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Relief Workers Say Need is Great in Quake-Devastated Areas


Relief workers in Pakistan are scrambling to locate and reach survivors after Saturday's devastating earthquake. Rescue teams say landslides and rugged terrain have kept them from reaching parts of the most severely affected regions. With nearly 20,000 people killed, rescue workers say removing and burying the dead is another daunting task.

Sigurd Hanson, the country director for the U.S.-based aid agency, World Vision, says key access roads remain blocked by landslides. He says it is still not clear how soon aid workers will be able to reach many of the quake's victims and assess the extent of the damage in those areas.

Mr. Hanson says, in addition to shelter and medical supplies, many of the hardest hit areas need help tending the injured and burying the dead.

"Dead bodies are everywhere. Hospitals are completely full. Wounded are just
lying around on the compound," Mr. Hanson says. "Unfortunately, when the earthquake initially hit,
so many children are in school, so hundreds of school children died."

Pakistani officials have also acknowledged that the country was unprepared for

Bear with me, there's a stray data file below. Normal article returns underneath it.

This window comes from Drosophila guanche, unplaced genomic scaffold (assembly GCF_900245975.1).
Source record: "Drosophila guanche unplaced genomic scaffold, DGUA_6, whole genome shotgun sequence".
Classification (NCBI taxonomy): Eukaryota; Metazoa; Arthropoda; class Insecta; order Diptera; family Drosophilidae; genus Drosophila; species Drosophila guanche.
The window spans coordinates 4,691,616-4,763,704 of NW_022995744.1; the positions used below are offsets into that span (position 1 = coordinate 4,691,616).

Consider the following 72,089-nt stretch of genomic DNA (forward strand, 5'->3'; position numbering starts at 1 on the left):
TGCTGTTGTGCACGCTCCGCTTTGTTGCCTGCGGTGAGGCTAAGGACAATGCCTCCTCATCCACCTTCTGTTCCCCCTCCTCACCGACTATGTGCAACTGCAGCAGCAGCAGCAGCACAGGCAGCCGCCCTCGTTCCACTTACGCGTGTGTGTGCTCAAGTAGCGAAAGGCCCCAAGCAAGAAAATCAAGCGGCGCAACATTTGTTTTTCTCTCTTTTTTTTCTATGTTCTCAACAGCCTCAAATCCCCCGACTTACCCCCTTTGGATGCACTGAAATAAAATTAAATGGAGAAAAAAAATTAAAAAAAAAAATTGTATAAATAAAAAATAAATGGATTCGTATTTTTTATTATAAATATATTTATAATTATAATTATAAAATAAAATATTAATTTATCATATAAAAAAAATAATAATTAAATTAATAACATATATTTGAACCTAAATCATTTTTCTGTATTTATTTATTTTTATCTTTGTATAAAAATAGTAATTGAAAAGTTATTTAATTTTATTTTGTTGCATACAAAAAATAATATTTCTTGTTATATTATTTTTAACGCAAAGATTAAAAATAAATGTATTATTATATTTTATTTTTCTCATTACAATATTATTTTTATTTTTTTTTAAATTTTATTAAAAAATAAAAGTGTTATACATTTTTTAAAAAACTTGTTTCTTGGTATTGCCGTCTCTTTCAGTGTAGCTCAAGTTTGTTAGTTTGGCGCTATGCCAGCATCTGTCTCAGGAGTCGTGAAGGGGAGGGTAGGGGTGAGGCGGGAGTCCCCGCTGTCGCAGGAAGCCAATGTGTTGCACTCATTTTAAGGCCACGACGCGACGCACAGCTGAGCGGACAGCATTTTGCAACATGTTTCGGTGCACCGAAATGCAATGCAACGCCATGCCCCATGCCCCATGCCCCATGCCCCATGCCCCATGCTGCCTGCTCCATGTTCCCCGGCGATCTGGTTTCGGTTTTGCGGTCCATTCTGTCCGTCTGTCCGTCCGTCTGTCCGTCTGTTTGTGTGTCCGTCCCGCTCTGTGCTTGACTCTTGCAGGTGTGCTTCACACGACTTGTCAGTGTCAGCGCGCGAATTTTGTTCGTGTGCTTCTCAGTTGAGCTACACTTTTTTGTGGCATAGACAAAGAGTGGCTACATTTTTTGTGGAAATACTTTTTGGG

a crisis of this magnitude, and desperately needs modern rescue equipment.

Even in the country's capital, Islamabad, where a 10-story building collapsed
Saturday, a local rescue worker said there is enough manpower, but, without
proper equipment, digging for survivors is slow and frustrating work.

"People cannot do much with their hands, and with not having the right kind of
equipment. That is the problem," the rescue worker says.

Two days after the building caved in, authorities say more than 50 survivors
may remain beneath the mountain of broken cement.

Western countries are quickly stepping up to try and fill the gap. Several
teams with equipment have already come from countries offering aid, including the United States, Thailand, Japan and China.

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